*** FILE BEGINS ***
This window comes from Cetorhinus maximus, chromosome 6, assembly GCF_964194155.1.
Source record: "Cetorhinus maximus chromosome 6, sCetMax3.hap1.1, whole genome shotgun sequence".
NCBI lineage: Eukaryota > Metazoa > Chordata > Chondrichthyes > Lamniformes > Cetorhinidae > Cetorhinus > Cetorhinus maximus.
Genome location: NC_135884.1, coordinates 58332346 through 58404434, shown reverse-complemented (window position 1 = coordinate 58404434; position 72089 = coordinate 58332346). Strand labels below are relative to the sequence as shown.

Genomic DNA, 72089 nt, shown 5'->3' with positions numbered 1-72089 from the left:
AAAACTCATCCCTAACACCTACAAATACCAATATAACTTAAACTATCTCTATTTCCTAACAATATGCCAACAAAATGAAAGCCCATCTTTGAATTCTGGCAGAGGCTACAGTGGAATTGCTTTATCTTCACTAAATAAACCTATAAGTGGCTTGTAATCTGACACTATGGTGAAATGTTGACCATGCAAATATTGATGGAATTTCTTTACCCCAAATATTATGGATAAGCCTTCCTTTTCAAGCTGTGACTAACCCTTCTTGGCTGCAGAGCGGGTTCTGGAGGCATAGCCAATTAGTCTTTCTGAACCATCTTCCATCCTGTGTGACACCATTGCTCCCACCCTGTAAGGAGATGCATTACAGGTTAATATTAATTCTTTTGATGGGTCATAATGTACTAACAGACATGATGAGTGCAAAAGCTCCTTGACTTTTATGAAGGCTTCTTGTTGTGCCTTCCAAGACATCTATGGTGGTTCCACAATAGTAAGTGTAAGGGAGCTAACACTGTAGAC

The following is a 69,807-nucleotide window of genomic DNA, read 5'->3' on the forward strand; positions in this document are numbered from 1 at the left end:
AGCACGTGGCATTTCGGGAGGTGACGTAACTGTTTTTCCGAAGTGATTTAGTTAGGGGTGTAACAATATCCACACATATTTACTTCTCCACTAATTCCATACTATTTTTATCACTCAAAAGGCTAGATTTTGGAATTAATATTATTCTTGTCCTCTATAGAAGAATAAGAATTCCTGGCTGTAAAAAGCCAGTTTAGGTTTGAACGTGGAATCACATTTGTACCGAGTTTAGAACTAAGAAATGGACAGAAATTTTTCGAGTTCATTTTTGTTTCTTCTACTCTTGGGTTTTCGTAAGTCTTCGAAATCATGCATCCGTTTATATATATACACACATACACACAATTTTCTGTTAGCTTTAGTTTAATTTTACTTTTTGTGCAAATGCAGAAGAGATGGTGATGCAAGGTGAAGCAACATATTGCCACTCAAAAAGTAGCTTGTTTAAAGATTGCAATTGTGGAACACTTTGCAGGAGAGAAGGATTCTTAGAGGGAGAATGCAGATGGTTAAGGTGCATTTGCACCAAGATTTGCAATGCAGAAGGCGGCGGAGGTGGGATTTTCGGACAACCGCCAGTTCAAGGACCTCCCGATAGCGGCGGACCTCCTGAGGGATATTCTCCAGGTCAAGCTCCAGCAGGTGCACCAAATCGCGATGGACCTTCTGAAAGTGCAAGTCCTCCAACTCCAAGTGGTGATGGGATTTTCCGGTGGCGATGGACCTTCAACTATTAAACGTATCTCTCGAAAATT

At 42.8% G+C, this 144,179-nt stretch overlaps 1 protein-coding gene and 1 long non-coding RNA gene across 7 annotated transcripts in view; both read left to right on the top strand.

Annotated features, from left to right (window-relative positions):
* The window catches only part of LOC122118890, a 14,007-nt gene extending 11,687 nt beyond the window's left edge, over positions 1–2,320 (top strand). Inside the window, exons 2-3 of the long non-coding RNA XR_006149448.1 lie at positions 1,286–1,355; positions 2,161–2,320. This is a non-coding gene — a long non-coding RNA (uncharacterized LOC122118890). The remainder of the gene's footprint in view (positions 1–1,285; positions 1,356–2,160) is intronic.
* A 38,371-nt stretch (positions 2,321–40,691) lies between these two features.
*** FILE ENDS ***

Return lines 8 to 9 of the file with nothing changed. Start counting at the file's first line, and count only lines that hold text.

AGCACGTGGCATTTCGGGAGGTGACGTAACTGTTTTTCCGAAGTGATTTAGTTAGGGGTGTAACAATATCCACACATATTTACTTCTCCACTAATTCCATACTATTTTTATCACTCAAAAGGCTAGATTTTGGAATTAATATTATTCTTGTCCTCTATAGAAGAATAAGAATTCCTGGCTGTAAAAAGCCAGTTTAGGTTTGAACGTGGAATCACATTTGTACCGAGTTTAGAACTAAGAAATGGACAGAAATTTTTCGAGTTCATTTTTGTTTCTTCTACTCTTGGGTTTTCGTAAGTCTTCGAAATCATGCATCCGTTTATATATATACACACATACACACAATTTTCTGTTAGCTTTAGTTTAATTTTACTTTTTGTGCAAATGCAGAAGAGATGGTGATGCAAGGTGAAGCAACATATTGCCACTCAAAAAGTAGCTTGTTTAAAGATTGCAATTGTGGAACACTTTGCAGGAGAGAAGGATTCTTAGAGGGAGAATGCAGATGGTTAAGGTGCATTTGCACCAAGATTTGCAATGCAGAAGGCGGCGGAGGTGGGATTTTCGGACAACCGCCAGTTCAAGGACCTCCCGATAGCGGCGGACCTCCTGAGGGATATTCTCCAGGTCAAGCTCCAGCAGGTGCACCAAATCGCGATGGACCTTCTGAAAGTGCAAGTCCTCCAACTCCAAGTGGTGATGGGATTTTCCGGTGGCGATGGACCTTCAACTATTAAACGTATCTCTCGAAAATT

At 42.8% G+C, this 144,179-nt stretch overlaps 1 protein-coding gene and 1 long non-coding RNA gene across 7 annotated transcripts in view; both read left to right on the top strand.